With its staggering landscapes, Chile’s Lake District is ideal for an adventurous family break.
I’ve always preferred a lake to the sea I and at first this one seems similar to the others – the water is cool, crystal clear and surrounded by mountains.
Once I’ve plunged in, swum out and looked back, however, I realise this lake is anything but normal.
Towering behind its black-sand beach is a whopping snow-capped volcano.
I’m in the town of Pucon, Chile, and this lake is named after the volcano gazing over it: Villarrica. It’s an hour’s flight south of Santiago in the country’s Lake District.
Pucon is also the very spot where, on 14 December this year, there’ll be a total solar eclipse.
While the upcoming eclipse is great news for hoteliers, explains Journey Latin America’s product manager David Nichols, it’s tricky for visitors.
“As with all eclipses, most hotels in the zone of 100% totality were fully booked up several years ago, so beds in places like Pucon and San Martin de los Andes are like gold dust.
But holidaymakers content to enjoy the spectacle outside the 100% zone may still be able to pick up a room in Valdivia, Puerto Varas or Bariloche,” he advises.
Eclipse or not, December is a great month to visit weather-wise, he adds. “The Lake District is one of the most dazzlingly beautiful parts of Chile and Argentina. Think deep-blue lakes framed by perfect volcanoes; hiking trails through temperate rainforest; and rivers made for rafting.”
While that night my eyes are drawn to the brightest Venus and crescent moon I’ve ever seen, it’s not an astro-adventure I’ve come for, but a family one.
It started in Santiago where we ate empanadas, explored hillside parks and luxuriated at the new Mandarin Oriental, whose views over the Andes are top notch.
Then we flew to Pucon whose landscape – and skyscape – is bigger, wilder and more dramatic than the capital’s, and whose volcano constantly puffs out clouds of smoke.
It’s tempting to laze on the beach and gawp at the scenery but this is considered the adventure capital of Chile and your clients might, like me, choose to juxtapose their R&R with the occasional adrenaline fix.
Our first activity is an all-day hike in nature reserve El Cani. Six kilometres, says guide Paulina as she hands us bamboo walking sticks.
Sounds simple, but we hadn’t appreciated the first half would be uphill. And steep. “Take short steps and don’t stop,” she advises.
I hear a cascading stream. I hear birdsong. But mostly I’m aware of my and my family’s staccato exhalations: husband Marc, twins Nathalie and Gabriel (17) and Hannah (14).
A constantly changing vista spurs us on. At first the trail winds past redwoods, orchids and orange calafate flowers used to make a Chilean pisco sour.
Then it opens onto lagoons. And finally it enters the Andean Patagonian rainforest, packed with monkey puzzle trees, some more than two thousand years old. They’re bewitching.
The sheerest push comes towards the summit, but it’s worth the slog because the view from the top is unlike anything I’ve ever seen.
It’s not just of one, or two, or even three. It’s of four majestic snow-capped volcanoes. Ever-puffing Villarrica is queen of the crop and, from a height, appears more ominous.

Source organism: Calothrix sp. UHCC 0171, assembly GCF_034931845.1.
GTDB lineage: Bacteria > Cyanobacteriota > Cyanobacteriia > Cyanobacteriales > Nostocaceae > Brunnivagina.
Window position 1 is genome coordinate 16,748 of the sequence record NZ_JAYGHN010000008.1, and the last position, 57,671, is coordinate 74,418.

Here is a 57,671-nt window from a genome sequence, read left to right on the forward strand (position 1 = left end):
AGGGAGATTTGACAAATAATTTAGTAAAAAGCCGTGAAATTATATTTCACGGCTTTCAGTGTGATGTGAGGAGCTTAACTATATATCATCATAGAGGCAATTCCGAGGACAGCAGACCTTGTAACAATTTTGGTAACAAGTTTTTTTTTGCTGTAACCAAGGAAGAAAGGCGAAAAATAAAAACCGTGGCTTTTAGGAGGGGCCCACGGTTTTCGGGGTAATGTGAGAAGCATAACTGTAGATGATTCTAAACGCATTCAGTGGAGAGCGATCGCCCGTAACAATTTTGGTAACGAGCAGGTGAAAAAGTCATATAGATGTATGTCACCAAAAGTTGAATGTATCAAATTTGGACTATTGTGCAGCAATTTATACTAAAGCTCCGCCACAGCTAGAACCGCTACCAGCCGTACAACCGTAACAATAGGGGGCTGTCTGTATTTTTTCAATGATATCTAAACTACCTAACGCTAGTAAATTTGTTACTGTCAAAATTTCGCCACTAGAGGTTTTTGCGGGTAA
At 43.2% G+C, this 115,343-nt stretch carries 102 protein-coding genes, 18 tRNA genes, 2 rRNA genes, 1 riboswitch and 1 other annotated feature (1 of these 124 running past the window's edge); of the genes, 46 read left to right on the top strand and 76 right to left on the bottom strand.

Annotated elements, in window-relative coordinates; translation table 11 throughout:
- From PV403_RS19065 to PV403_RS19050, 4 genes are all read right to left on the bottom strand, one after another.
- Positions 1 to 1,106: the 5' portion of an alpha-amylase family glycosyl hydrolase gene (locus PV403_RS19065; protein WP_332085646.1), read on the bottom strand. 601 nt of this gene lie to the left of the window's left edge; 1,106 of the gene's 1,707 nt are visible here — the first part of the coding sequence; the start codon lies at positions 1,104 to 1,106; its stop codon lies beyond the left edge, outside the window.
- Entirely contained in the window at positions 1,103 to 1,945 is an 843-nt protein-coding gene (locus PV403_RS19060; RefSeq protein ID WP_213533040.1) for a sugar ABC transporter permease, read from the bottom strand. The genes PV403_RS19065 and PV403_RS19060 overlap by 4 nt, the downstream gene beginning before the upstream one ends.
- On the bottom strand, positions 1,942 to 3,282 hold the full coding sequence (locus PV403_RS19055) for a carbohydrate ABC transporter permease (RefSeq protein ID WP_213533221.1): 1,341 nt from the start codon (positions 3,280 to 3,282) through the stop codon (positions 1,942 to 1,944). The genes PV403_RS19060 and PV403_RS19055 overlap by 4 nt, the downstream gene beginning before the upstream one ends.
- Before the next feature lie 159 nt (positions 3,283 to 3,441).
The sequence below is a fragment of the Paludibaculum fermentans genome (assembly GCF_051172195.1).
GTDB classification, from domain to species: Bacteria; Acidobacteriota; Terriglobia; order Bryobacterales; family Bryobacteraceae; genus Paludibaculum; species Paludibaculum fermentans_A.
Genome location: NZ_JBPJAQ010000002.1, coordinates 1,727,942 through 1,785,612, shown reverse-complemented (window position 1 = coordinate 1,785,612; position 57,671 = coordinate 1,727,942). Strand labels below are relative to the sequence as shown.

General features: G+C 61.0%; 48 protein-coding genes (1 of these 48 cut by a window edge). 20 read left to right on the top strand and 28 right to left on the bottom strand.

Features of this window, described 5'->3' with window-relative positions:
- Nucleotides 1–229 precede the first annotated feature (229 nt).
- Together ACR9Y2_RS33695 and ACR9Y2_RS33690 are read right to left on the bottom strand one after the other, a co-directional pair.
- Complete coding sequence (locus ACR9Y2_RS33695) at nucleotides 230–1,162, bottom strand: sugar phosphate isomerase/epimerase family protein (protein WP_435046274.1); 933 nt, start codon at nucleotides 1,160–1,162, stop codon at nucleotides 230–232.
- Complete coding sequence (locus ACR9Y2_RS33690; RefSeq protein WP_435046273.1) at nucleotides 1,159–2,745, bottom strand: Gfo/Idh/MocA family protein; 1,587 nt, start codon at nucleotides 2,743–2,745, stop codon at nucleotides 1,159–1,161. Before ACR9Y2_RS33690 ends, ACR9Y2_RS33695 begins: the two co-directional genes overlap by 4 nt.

Wherever we are, we’re aware of Villarrica. That night while dining on rib-eye steaks grilled to perfection at restaurant El Fogon (most beef is organic here), what do I spy through the window?
The volcano! The following evening, while sipping Merlot on Trawen Restaurant’s terrace, what’s ahead? The volcano! We see a road of lava that flowed from it.
We visit Geometric Thermal Springs heated by it. And while hopping between the 20 or so steaming pools, we’re thankful for it for giving the water such warmth and healing properties.
"It’s a place to come any time, with anyone, anyhow."
I’m so relaxed I don’t want that aura broken. The kids, however, crave one final thrill and white-water rafting is the big draw here.
That’s how we end up being sprayed and splashed by the river Trancura. We shout, we holler and we squeal while negotiating rapids called Lioness and Killer Rock, but despite a constant fear of capsizing, we never do.
“[Did you] have fun?” asks guide Tito once we’ve finished the 16km paddle.
It wasn’t just fun – we loved it. It was an exhilarating sport in extraordinary scenery. How many places can you paddle past three volcanoes?
Pucon is special, and it was a mistake to ever consider its lake “normal”. Every adventure felt wilder, more dramatic and on a bigger scale than anything we’ve ever experienced.
And while some travellers will come here just for the total eclipse, in truth it’s a place to come any time, with anyone, anyhow.
Journey Latin America offers a seven-night holiday to Santiago and Pucon in the Lake District from £2,556pp including all flights, B&B accommodation at the Mandarin Oriental, premium accommodation in Pucon, excursions and private transfers.
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Getting there: British Airways has recently increased its number of daily direct flights to Santiago. Flight time is about 14 hours.
Time difference: -3GMT.
When to go: The warmest months are October to March. December tends to be the quietest.
What to pack: Recommend clients take hiking boots, flip-flops and a swimsuit.